Jazz artists Ran Blake and Dominique Eade explore the tenderness and darkness of American folk traditions

The lights are off in Jordan Hall at the New England Conservatory. A clear voice with a southern rhythm reaches into the darkness singing: “He was tall, he was slender, and his black eyes so tender. His occupation was mining, West Virginia his home. The final phrase is interrupted by cacophonous and jerky piano voices, interspersed with tense pauses.

“It has the ghosts of the past,” pianist Ran Blake said of the room where he and singer Dominique Eade — both NEC instructors — recorded their new album “Town and Country.”

The new project is a modern exploration of American folk traditions touching on gospel, country, the Great American Songbook and traditional folk music with selections from Bob Dylan, Mahalia Jackson and Charles Ives. It’s a departure for Blake, who founded the avant-garde and free improvisation department Third Stream at the NEC, as well as Eade, a well-known jazz teacher and singer. The hall, however, has been a home for their music many times before.

“It definitely affected the mood,” Eade said, though casual listeners might not realize the album was recorded there. While listening to the album, the music communicates the nostalgia and strangeness that was present in the process.

The carefully selected vision and message emerged organically, they said. Blake created playlists, or what he calls “auditory cocktails”, as they watched film noir films, a genre of crime films from the 1940s and 1950s that had a major influence on the game. from Blake.

“We were doing things [musically] it was new for both of us,” Eade said, adding that they spent a lot of time brainstorming repertoire ideas.

The final product is made up of 18 tracks, mostly under three minutes and tightly spaced, which form a series of vignettes touching on very different musical styles with atmospheric congruence. Eade’s characteristic rhythmic elasticity and clear, bell-like tone are present on the album, but she also experiments with the vocal styles associated with each selection. She doesn’t try to turn Mahalia Jackson’s “Elijah Rock” or Johnny Cash’s “Give My Love to Rose” into jazz, but rather adds a slight twang, makes her vocals more nasal or robust, or inserts a gospel riff where appropriate. .

Dominique Eade hugs Ran Blake. (Courtesy of Erin X. Smithers)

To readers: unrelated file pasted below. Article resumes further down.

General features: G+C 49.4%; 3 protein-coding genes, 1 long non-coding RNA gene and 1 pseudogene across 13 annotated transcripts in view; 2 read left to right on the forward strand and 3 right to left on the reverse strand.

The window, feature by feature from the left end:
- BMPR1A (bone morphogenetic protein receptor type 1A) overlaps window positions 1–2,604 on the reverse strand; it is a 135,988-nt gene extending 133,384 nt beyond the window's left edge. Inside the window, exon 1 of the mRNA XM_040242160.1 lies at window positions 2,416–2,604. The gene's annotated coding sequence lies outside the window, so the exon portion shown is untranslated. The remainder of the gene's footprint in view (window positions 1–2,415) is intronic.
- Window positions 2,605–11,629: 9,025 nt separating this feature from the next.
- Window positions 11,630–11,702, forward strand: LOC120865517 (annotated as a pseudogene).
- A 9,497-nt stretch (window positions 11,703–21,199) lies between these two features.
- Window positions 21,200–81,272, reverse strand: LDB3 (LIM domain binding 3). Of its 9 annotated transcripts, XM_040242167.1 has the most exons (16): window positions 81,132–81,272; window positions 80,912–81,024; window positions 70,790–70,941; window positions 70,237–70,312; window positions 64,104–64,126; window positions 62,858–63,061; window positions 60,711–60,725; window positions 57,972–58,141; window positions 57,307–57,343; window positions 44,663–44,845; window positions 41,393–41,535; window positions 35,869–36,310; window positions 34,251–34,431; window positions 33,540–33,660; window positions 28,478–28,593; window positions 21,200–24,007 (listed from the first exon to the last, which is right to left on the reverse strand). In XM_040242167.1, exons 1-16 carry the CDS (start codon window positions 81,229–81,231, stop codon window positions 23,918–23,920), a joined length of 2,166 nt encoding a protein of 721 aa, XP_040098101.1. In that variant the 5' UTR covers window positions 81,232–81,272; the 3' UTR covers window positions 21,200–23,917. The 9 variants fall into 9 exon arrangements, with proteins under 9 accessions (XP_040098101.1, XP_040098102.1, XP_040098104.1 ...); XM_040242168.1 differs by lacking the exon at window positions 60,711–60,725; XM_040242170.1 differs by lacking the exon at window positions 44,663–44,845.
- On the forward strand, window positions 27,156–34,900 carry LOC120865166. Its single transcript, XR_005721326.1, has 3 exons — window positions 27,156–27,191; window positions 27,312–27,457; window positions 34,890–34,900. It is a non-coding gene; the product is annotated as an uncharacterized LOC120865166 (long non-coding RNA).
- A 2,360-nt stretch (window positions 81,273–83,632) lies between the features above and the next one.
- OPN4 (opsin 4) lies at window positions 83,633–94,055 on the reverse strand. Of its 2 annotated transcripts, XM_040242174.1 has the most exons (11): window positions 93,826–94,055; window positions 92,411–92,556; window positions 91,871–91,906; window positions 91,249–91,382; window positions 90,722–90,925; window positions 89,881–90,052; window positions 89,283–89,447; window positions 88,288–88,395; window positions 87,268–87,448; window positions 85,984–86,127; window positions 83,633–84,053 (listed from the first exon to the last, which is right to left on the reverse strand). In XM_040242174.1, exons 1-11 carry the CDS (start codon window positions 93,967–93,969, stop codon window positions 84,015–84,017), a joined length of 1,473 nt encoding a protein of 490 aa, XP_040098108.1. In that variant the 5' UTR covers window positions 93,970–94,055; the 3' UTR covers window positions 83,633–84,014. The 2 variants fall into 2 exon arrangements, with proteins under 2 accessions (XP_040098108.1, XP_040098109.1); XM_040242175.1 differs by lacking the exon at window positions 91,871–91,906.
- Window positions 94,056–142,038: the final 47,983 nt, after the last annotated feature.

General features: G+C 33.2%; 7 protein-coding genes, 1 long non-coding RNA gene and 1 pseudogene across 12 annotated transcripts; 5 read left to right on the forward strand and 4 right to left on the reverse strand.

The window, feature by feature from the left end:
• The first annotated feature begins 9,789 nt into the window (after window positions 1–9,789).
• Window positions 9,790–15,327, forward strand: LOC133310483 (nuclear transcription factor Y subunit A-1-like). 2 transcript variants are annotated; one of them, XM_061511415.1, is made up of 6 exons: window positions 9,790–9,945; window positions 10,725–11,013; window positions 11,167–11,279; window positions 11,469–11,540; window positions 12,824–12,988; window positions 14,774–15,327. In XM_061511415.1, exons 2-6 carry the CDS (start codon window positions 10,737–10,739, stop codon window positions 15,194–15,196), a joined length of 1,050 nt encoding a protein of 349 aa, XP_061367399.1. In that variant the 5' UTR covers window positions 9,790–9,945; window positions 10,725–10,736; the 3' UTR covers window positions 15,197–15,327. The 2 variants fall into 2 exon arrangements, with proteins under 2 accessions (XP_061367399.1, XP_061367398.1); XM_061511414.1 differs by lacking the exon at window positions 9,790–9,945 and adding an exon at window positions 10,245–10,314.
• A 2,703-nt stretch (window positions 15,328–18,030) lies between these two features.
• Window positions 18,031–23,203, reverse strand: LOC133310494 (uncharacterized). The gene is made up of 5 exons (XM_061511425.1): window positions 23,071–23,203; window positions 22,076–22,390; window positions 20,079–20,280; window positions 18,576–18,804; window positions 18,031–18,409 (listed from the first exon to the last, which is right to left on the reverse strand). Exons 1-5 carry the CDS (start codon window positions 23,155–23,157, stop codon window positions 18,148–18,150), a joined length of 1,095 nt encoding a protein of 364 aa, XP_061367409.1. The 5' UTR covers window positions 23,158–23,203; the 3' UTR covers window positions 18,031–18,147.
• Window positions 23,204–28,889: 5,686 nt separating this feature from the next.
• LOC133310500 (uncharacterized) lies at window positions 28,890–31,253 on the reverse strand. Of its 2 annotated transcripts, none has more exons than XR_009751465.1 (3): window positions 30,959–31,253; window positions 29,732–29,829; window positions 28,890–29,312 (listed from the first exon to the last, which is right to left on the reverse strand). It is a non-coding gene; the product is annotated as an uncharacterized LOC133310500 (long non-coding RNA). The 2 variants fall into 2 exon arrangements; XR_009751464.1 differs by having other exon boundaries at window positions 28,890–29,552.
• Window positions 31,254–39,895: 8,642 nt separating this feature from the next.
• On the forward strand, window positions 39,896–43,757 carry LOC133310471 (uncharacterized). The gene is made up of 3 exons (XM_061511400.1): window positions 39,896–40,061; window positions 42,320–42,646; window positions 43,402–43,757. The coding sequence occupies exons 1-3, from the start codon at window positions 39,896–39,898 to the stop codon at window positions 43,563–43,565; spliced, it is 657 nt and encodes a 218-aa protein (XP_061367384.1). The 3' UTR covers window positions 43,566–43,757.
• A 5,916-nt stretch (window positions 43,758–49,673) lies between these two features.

“I didn’t think I could sing them well without really understanding the original artists,” Eade said. “It’s more of an emotional connection than strictly a technical one – I think I could have sung country more country and gospel more gospel but I was more interested in the emotional message as it came through the musical delivery of each artist. I felt like I had to push the genres as far as I needed to emotionally and musically draw out what was important.”

While Eade experiments with more traditional forms of expression, Blake focuses on texture and drama. “Sometimes there’s a hint of rhythm,” he said, “but that’s not my main concern” and “I don’t do a lot of linear lines.”

It’s hard to talk to Blake about what he focuses on musically because listening to him one experiences fluctuations in intensity and pressure rather than concrete musical concepts. A gentle stirring of the piano’s low register, harmonically and rhythmically unbalanced and slightly sinister, builds tension in the opening accompaniment of “Moonlight in Vermont”. Blake then definitely strikes a high register cluster chord as Eade sings the word “hypnotized”. The chord unfolds as intertwined chords and phrases cascade freely to a silence.

Although Blake and Eade respect the traditional roles of voice as lead and piano as accompaniment, they describe themselves as “equal partners” and Eade says she tries to follow Blake as much as he follows her. “The sound of what he’s playing is so amazing that you had to be on your toes to stick with it, you can’t just follow through on your ideas on the song. There is a vulnerability there.

I asked Eade how their distinct approaches coexist. “It’s as if we were two different boats, but the surface tension of the water is the same. … If my boat rocks in a slightly different way than his, we are always very aware of the bond between us, the common denominator. When you sing with Ran and you lose that, you know it right away. It requires strong listening and empathetic sensitivity.

Blake and Eade will officially release “Town and Country” at Thelonious Monkfish in Cambridge on Saturday July 22. It will be interesting to hear Eade and Blake elaborate on the solid conceptual framework they established in the recording. With this project, the personal history of Eade and Blake intertwines with the heritage of American music. The result, Eade hopes, is “darkness, but also hope and tenderness.”

Ada J. Kenney